The League’s History
Congress has been a part of the League agenda for many years. In 1944, the League adopted as a Program focus: “Strengthening governmental procedures to improve the legislative process and relationship between Congress and the Executive.” In 1946, the LWVUS worked successfully for passage of the Legislative Reorganization Act. In 1954, the League unsuccessfully called on Congress to coordinate and simplify its budgetary procedures.
In 1970, the League undertook a comprehensive study of Congress, leading to a 1972 position on specific changes to make Congress more responsive to citizen needs. League members urged Congress to open the doors to its committee and hearing rooms, free up access to leadership positions and coordinate its budgetary processes.
League support of procedural changes and the 1974 Budget Reform and Impoundment Control Act led to many improvements:
- new committee procedures that modified the seniority system and made committee membership more representative of diverse interests;
- rule changes for more adequate staffing;
- electronic voting;
- modification of the Senate cloture rule;
- moves to open all committee meetings and proceedings to the public, except when matters of national security are involved;
- reorganization of the budget process, so that Congress can establish priorities and evaluate the budget package as a whole.
The League has continued to assess proposals for additional procedural changes in Congress. In 1986, the League urged the Senate to provide for radio broadcast and trial closed-circuit television coverage. In 1989, the LWVUS successfully urged the House to enact an ethics reform package that included limits on honoraria and outside income. In 1998, the League joined 13 national groups in urging the Senate Majority Leader to eliminate the use of “secret holds” in the Senate. The League and 52 other groups endorsed draft legislation to put Congressional Research Service reports and products on the Internet.
In 1991, the League announced its opposition to term limits for members of the U.S. Congress on the grounds that such limits would adversely affect the accountability, representativeness and effective performance of Congress, and by decreasing the power of Congress, would upset the balance of power between Congress and an already powerful presidency. The 1992 LWVUS Convention reaffirmed opposition to term limits and authorized state and local Leagues to use national positions to take action on term limits for state and local offices.
In 1993-1994, the LWVs of Washington and Arkansas participated in suits challenging state term limits laws based on the U.S. Constitution. In 1995, after hearing the Arkansas case, the Supreme Court agreed that term limits imposed by states on the U.S. House and Senate are unconstitutional. Proposals to amend the Constitution to allow or set federal term limits failed to receive the necessary two-thirds majority in both houses. The League vigorously opposed the proposed amendment through testimony, lobbying and grassroots action. In 1997, the League again successfully lobbied House members on this issue.
In 1999, the LWVUS and the LWV of Missouri filed an amicus brief in the U.S. Court of Appeals in Cook v. Gralike, challenging a Missouri law requiring the phrase “disregarded voters’ instruction on term limits” to appear on the ballot next to any candidate’s name who had not taken certain actions related to term limits. The law was struck down by the Appeals Court, both because it was a backdoor attempt to impose term limits and because it burdened the election process. The state LWV and the LWVUS subsequently filed amicus briefs with the Supreme Court while the case was considered on appeal.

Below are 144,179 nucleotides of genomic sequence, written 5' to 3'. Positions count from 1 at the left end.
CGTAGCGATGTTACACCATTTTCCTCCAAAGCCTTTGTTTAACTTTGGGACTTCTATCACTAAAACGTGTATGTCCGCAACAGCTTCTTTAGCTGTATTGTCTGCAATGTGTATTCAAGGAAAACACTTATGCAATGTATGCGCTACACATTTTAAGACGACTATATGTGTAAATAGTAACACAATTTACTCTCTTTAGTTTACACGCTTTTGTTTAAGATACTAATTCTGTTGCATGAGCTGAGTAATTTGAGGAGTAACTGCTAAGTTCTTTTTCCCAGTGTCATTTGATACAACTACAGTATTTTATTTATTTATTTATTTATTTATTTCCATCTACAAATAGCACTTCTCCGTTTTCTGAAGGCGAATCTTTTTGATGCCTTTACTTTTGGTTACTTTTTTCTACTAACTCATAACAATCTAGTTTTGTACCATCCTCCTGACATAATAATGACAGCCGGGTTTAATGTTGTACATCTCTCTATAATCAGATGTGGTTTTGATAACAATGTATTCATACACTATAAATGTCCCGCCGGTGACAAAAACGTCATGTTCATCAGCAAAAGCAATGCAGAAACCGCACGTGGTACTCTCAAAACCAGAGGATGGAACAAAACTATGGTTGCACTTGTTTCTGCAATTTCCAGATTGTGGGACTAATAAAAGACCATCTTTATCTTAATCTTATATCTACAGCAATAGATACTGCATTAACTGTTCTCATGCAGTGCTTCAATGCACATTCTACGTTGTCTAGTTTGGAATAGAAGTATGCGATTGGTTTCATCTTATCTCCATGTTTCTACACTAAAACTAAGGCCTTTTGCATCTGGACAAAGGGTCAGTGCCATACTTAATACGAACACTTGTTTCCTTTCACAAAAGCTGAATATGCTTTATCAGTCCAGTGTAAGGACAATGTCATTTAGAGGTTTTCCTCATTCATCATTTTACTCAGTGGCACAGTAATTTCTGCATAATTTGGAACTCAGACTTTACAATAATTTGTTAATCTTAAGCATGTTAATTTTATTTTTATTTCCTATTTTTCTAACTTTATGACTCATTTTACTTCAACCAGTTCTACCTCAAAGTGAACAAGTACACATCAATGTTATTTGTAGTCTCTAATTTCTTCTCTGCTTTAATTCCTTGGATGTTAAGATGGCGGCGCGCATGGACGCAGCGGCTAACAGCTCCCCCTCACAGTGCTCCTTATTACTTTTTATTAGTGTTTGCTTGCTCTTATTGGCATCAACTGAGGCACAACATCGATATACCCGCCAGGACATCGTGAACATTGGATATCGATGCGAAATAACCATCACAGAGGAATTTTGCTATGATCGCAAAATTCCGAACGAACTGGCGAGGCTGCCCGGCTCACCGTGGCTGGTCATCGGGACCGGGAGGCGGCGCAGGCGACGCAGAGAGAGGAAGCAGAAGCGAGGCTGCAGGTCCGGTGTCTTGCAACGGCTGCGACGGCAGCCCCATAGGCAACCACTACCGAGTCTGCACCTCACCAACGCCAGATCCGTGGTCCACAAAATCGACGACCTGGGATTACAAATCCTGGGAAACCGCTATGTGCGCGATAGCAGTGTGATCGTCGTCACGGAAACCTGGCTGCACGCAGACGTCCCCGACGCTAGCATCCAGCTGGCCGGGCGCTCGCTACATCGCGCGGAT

In 2007 and 2008, the League responded directly to congressional scandals that demonstrated a failure in the mechanisms that regulated ethics and lobbying. The League pushed Congress to enact lobbying reform measures to set fundraising limits on lobbyists and lobbying firms; change the gift, travel and employment relationships among Members of Congress, lobbyists and lobbying firms; and institute new and effective enforcement mechanisms.
In 2008, the House passed new ethics procedures, including new ethics rules, disclosure requirements for campaign contributions “bundled” by lobbyists, and a new ethics enforcement process. The League also supported strengthening the investigative powers of the new Office of Congressional Ethics by providing access to subpoena power so investigators would be able to compel cooperation from outside entities and individuals, congressional staff and Members.
In 2010 and again in 1012, the League and coalition partners sent a letter to the Speaker urging him to preserve and strengthen House ethics rules and standards of conduct.
The League’s Position
Statement of Position on Congress, as Announced by National Board, April 1972 and Revised March 1982:
The League of Women Voters of the United States believes that structures and practices of the U.S. Congress must be characterized by openness, accountability, representativeness, decision making capability and effective performance. Responsive legislative processes must meet these criteria:
ACCOUNTABILITY. A Congress responsive to citizens and able to hold its own leaders, committees and members responsible for their actions and decisions.
REPRESENTATIVENESS. A Congress whose leaders, committees and members represent the nation as a whole, as well as their own districts and states.
DECISION MAKING CAPABILITY. A Congress with the knowledge, resources and power to make decisions that meet national needs and reconcile conflicting interests and priorities.
EFFECTIVE PERFORMANCE. A Congress able to function in an efficient manner with a minimum of conflict, wasted time and duplication of effort.
OPEN GOVERNMENT. A Congress whose proceedings in committee as well as on the floor are open to the fullest extent possible.